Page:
WTH is going on with United that they are doing this with paying customers sometimes without notifying people in advance.
Have you had other people complaining about this issue? What is our recourse besides sending them feedback via their website?
thank you for your advise/guidance.
We have not had any recent calls or emails regarding this problem. It does happen from time to time due to a change of aircraft or flight numbers, but nothing out of the ordinary lately. You were right to write to United and we would be interested in what they have to say.
In the future if you get to the airport and find it has happened to you and you have a medical reason to be together, if they won't accommodate you ask to speak to the Conflict Resolution Officer (CRO). Each airline is supposed to have a designated employee at each station responsible for maintaining therightsof disabled passengers.
article: National Weather Service: Sorry, You're Too Stupid To Trust With The REAL Forecast:
To: Ms. Blane Workie, Assistant General Counsel Aviation Enforcement and Proceedings. Department of Transportation
Cc: Jonathan Dols, deputy assistant general counsel in office of aviation enforcement, Department of Transportation
The National Weather Service now admits they intentionally withheld their revised snow forecast that Northeast coastal cities from D.C. To Boston would not be hit with more than a few inches! They intentionally decidedMondaynot to update their forecast so as "not to confuse the Public" with the true forecast!
So all airlines cancelled all flights to and from the NE and mayors shut down citiesMondaynight.
Instead of a delay of a few hours, hundreds of thousands of airline passengers lost their vacations or trips due to a knowingly false official weather forecast and have suffered delays of up to several days. The US economy took an unnecessary hit.
This is a major transportation scandal and, in my opinion, the Secretary of Transportation and White House should issue a statement that fake forecasts by the National Weather Service will not be tolerated.
We don't dismiss that Gulf governments help prop up their home carriers, both directly and indirectly. Bit we do dismiss cries of "us good, them bad" coming from the USA when they are just as guilty.
In last week'snewsletter, we credited AAA with the below tips - when we should have creditedFlyersRightsexclusively:
If your flight is canceled you can obtain a refund and take alternate transportation -if you do not want the accept the airlines' rescheduled flight (which can take several days.)
You are entitled to cash compensation for EU flight delays if you are bumped from an overbooked flight.
If you are on an international trip the airline is required to use all practical means to avoid or mitigate delay, or pay delay compensation -which can range up to $5,000- under the Montreal Convention Article 19.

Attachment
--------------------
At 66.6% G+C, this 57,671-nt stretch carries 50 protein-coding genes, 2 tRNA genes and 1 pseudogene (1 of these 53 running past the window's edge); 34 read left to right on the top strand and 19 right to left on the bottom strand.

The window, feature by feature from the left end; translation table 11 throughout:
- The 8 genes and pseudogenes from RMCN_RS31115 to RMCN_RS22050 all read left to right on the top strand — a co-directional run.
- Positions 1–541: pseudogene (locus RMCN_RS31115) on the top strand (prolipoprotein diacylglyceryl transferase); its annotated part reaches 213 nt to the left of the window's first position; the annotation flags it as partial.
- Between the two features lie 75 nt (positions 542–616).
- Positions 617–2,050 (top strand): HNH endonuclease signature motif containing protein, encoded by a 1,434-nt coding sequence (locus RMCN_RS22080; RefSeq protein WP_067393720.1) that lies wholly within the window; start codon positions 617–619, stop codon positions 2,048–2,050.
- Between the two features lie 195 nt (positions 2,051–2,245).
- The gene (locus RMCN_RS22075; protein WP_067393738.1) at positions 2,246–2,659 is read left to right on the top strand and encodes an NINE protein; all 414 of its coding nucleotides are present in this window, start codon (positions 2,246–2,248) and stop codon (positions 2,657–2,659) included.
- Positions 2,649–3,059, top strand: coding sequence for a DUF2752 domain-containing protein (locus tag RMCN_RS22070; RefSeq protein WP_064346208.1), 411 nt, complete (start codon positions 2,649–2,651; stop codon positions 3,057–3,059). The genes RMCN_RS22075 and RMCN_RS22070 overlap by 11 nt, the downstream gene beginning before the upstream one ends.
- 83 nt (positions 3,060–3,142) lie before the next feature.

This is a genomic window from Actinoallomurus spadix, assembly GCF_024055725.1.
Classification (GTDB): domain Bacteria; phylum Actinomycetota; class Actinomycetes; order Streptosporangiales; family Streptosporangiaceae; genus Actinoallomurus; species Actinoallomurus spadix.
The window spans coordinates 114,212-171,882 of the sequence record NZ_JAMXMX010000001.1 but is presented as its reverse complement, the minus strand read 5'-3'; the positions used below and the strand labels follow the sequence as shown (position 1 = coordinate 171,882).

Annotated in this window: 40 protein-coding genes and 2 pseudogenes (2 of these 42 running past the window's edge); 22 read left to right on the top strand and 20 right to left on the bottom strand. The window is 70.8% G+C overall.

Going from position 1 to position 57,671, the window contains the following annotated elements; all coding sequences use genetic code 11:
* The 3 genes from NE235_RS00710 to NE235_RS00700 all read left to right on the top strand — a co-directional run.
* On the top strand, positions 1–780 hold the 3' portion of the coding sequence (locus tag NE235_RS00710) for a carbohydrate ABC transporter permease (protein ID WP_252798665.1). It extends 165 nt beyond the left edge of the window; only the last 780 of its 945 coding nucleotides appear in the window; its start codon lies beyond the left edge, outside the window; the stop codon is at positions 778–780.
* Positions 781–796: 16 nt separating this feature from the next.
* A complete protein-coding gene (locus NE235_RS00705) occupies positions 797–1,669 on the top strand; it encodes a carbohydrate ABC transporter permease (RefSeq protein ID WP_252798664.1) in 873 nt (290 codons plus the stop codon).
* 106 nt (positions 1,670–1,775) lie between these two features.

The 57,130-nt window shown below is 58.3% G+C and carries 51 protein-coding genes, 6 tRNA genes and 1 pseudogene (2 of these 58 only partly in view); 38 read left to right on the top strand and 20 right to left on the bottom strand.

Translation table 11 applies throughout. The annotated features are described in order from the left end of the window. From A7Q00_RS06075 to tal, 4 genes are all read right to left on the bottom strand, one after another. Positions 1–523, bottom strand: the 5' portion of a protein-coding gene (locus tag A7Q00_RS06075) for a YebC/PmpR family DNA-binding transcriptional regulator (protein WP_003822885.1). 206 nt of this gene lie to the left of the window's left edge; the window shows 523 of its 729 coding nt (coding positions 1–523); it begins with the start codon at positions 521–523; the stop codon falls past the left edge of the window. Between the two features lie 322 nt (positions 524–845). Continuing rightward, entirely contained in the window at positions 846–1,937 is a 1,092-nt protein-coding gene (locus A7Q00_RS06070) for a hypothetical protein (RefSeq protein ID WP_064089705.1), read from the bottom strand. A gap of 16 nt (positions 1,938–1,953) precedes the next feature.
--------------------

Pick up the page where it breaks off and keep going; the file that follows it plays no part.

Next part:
If other airlines are flying to your destination, you can ask that your excessively delayed or canceled flight ticket be endorsed toflyon another airline (this is voluntary now but Flyersrights.org has petitioned to bring back this reciprocity rule).
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We are commited to solutions for promoting airline passenger policies that forward first and foremost the safety of all passengers while not imposing unrealistic economic burdens that adversely affect airline profitability or create exhorbitant ticket price increases.
All American air carriers shall abide by the following standards to ensure the safety, security and comfort of their passengers:
Establish procedures to respond to all passenger complaints within 24 hours and with appropriate resolution within 2 weeks.
Notify passengers within ten minutes of a delay of known diversions, delays and cancellations via airport overhead announcement, on aircraft announcement, and posting on airport television monitors.
Establish procedures for returning passengers to terminal gate when delays occur so that no plane sits on the tarmac for longer than three hours without connecting to a gate.
Provide for the essential needs of passengers during air- or ground-based delays of longer than 3 hours, including food, water, sanitary facilities, and access to medical attention.
Provide for the needs of disabled, elderly and special needs passengers by establishing procedures for assisting with the moving and retrieving of baggage, and the moving of passengers from one area of airport to another at all times by airline personnel.
Publish and update monthly on the company’s public web site a list of chronically delayed flights, meaning those flight delayed thirty minutes or more, at least forty percent of the time, during a single month.
Compensate “bumped” passengers or passengers delayed due to flight cancellations or postponements of over 12 hours by refund of 150% of ticket price.
The formal implementation of a Passenger Review Committee, made up of non-airline executives and employees but rather passengers and consumers – that would have the formal ability to review and investigate complaints.
Make lowest fare information, schedules and itineraries, cancellation policies and frequent flyer program requirements available in an easily accessed location and updated in real-time.
Ensure that baggage is handled without delay or injury; if baggage is lost or misplaced, the airline shall notify customer of baggage status within 12 hours and provide compensation equal to current market value of baggage and its contents.
Require that these rights apply equally to all airline code-share partners including international partners.